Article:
Ontario government proposals could boost housing supply, increase affordability
The Ford government recently announced the broad strokes of its “housing supply action plan” aimed at getting a greater number and variety of much-needed homes built in Ontario’s least affordable communities.
Though it’s unclear how the plan will ultimately be implemented, it may include some of the boldest steps towards affordability the province has seen in a long time.
For several years now, housing policy mainly tried to curb housing demand in Canada’s most expensive metro areas—punitive taxes on summer homeowners in British Columbia, mortgage “stress tests” imposed by the federal government. Ontario’s latest proposals—should they come to pass—mark an important change of tack in unlocking more housing supply.
This is important, because rather than trying to dissuade demand in Canada’s largest fastest-growing metro areas, governments should try to ensure the number of new houses, townhomes, duplexes and apartments grow in lockstep with the number of individuals and families trying to live in them. Unless supply keeps pace with demand, prices rise and big cities become more exclusive.
The Ontario government wants to accelerate the approval process for new homes, streamline and cap the fees municipalities charge in exchange for added density, and beef up the authority of the Local Planning Appeal Tribunal—essentially a committee that adjudicates land-use planning disputes between local governments, citizens and property developers.
Again, depending on how these proposals are implemented, and whether the necessary changes to Ontario’s existing planning legislation (and local bylaws) are carried out, there’s a real possibility they can help reduce the uncertainty homebuilders often face, in turn increasing the number of much-needed homes available to Ontarians.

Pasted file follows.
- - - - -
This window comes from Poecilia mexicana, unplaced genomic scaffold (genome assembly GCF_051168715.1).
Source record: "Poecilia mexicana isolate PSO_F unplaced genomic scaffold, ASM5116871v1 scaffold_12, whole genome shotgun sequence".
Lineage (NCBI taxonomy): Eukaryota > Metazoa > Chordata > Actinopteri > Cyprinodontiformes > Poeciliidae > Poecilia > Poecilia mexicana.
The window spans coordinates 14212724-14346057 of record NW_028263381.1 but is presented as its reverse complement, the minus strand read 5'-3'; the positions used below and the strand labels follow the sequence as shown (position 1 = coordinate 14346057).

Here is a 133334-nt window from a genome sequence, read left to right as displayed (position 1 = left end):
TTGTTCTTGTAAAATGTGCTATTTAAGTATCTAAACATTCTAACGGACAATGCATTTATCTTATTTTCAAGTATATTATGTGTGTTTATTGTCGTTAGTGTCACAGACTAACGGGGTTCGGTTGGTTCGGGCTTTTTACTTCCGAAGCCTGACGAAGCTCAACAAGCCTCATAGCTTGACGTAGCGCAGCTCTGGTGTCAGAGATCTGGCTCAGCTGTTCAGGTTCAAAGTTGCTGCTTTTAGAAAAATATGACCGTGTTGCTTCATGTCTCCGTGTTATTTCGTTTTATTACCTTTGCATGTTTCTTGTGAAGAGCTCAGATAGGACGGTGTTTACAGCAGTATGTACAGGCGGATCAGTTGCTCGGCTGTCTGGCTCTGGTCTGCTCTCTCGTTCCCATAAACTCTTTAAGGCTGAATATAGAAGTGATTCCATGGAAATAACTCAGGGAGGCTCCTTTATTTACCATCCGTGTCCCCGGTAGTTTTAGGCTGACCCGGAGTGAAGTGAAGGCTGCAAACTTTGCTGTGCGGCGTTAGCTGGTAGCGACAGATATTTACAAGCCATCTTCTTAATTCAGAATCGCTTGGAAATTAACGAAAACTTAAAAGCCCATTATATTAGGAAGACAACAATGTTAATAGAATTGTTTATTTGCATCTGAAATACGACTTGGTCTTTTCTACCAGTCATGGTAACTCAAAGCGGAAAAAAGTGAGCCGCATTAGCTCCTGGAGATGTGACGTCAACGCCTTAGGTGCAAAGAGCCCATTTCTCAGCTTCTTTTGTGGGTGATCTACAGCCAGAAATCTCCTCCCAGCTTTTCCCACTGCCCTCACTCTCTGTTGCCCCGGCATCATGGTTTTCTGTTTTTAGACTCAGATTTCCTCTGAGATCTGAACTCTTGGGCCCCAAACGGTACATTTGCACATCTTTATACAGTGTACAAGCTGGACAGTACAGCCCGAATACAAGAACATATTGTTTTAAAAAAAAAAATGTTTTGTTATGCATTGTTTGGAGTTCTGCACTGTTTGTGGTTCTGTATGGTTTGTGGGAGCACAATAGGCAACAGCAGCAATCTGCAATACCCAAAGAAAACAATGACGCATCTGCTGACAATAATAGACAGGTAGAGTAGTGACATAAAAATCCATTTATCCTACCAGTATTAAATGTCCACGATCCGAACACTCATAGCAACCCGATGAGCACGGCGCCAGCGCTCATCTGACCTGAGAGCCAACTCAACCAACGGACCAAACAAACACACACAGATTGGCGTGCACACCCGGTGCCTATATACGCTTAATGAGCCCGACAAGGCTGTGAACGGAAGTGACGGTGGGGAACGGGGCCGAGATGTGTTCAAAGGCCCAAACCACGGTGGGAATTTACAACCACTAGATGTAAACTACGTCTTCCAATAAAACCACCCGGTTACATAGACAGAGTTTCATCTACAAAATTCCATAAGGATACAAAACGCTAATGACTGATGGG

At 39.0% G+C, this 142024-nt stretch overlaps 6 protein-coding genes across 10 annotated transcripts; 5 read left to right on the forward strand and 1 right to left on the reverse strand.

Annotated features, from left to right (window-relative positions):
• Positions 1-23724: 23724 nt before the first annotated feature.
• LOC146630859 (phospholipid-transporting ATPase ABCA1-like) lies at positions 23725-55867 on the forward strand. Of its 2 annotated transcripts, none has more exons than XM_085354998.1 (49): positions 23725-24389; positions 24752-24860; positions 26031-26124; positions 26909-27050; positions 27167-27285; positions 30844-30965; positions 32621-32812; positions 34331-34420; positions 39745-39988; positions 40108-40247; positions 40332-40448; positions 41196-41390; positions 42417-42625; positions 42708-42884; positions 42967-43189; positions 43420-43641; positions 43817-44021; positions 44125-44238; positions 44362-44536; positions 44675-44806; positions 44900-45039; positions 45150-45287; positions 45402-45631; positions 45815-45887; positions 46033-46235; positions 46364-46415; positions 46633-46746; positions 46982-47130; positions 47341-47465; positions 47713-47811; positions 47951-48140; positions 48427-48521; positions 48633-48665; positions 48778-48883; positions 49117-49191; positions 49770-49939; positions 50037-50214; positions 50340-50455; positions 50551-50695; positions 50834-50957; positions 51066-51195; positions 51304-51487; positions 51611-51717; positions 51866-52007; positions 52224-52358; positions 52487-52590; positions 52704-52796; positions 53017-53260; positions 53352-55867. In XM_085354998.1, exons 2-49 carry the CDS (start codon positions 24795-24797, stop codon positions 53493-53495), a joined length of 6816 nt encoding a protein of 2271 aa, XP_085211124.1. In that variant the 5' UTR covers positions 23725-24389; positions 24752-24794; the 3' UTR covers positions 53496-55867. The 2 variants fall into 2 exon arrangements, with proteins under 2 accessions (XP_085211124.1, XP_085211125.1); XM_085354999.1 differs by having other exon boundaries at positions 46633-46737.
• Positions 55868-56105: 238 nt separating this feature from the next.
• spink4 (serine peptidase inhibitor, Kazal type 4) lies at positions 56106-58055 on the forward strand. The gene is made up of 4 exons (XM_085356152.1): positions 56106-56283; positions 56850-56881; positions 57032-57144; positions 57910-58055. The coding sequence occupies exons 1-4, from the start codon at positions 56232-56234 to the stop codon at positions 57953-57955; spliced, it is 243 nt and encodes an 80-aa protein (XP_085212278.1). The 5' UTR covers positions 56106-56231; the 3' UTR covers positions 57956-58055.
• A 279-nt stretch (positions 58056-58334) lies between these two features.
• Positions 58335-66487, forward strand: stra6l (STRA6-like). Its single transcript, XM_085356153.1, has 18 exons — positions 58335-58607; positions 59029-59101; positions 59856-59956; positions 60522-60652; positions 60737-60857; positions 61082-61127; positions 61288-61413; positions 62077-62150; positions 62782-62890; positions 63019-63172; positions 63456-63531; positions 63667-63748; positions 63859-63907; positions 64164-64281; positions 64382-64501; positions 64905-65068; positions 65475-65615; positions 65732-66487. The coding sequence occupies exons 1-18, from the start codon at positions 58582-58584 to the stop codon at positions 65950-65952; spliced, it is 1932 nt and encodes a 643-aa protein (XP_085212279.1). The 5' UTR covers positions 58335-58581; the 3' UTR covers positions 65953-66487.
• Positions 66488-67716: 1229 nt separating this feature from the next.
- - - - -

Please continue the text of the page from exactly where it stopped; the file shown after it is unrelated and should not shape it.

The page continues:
There’s potential good news for Ontarian renters, too, who face some of Canada’s highest rents and tightest vacancy rates. Building on its elimination of rent controls on new rental units last year, Queen’s Park aims to boost the number of secondary suites—ranging from laneway homes to garage units—by requiring municipalities to authorize them without the need for drawn-out rezoning processes or potentially onerous development charges. These charges—which are usually payable upon obtaining a building permit—will also be deferred for purpose-built rental development to minimize the high upfront costs that might deter the construction of new apartments.
There’s a lot to chew on in the Ontario government’s latest plans. And again, how these plans are ultimately implemented remains to be seen. But for advocates of more affordable and inclusive cities, where everyone from young families looking for a toehold in a red-hot housing market to retirees looking to downsize into more walkable amenity-rich neighbourhoods, the latest proposals out of Queen’s Park will hopefully mark a turning point in Ontario and beyond.